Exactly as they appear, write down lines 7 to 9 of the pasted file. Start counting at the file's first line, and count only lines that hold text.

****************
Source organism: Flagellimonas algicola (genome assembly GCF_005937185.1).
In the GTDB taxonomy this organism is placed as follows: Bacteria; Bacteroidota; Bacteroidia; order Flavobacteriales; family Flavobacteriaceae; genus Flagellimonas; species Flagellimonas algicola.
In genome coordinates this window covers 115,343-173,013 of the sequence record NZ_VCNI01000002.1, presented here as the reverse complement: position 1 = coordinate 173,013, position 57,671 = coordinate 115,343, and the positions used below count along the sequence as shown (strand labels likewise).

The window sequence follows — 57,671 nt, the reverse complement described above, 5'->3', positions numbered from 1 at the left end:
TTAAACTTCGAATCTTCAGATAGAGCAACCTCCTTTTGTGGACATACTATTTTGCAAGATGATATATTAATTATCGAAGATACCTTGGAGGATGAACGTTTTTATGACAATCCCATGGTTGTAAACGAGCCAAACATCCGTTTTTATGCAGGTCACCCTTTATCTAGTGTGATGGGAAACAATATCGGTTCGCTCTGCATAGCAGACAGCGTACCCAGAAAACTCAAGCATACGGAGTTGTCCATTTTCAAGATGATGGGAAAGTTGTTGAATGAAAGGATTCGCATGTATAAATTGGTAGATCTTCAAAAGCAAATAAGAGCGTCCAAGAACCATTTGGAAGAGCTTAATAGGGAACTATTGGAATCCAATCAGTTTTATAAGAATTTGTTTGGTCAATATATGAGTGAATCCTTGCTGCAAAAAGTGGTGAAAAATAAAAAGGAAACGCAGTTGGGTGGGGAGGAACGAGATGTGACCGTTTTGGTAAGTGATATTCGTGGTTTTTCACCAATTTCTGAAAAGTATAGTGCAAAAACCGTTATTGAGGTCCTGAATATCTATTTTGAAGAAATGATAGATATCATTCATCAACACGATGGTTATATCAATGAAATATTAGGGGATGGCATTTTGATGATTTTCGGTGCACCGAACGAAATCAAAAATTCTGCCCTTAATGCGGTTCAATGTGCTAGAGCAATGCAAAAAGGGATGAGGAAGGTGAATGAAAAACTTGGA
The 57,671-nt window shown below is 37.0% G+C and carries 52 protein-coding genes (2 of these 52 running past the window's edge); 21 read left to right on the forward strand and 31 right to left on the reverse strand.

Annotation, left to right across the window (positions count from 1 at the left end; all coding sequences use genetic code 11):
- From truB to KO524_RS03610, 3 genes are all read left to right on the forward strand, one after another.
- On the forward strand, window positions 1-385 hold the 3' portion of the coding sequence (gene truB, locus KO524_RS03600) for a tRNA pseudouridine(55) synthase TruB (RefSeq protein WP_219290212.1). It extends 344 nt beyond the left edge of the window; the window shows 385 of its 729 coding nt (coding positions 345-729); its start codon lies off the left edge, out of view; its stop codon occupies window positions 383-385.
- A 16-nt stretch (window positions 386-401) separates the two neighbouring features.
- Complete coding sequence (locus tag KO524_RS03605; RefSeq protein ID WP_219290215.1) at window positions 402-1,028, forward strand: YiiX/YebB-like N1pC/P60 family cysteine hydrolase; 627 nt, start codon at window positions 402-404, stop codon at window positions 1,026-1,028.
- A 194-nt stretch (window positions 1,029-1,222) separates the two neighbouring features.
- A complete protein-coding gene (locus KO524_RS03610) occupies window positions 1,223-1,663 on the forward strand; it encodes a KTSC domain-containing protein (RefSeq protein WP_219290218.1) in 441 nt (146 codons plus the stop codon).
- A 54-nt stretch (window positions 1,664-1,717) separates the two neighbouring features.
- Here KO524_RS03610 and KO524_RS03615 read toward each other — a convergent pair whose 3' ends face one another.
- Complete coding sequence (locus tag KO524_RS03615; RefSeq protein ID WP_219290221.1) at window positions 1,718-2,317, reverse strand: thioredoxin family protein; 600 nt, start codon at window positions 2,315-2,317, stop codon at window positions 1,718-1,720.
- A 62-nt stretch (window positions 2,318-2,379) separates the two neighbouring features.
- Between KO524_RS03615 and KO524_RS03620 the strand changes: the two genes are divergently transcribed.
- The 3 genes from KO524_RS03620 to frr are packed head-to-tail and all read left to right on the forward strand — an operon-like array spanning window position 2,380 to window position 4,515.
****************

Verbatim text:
Annotation, left to right across the window (positions count from 1 at the left end; all coding sequences use genetic code 11):
- From truB to KO524_RS03610, 3 genes are all read left to right on the forward strand, one after another.
- On the forward strand, window positions 1-385 hold the 3' portion of the coding sequence (gene truB, locus KO524_RS03600) for a tRNA pseudouridine(55) synthase TruB (RefSeq protein WP_219290212.1). It extends 344 nt beyond the left edge of the window; the window shows 385 of its 729 coding nt (coding positions 345-729); its start codon lies off the left edge, out of view; its stop codon occupies window positions 383-385.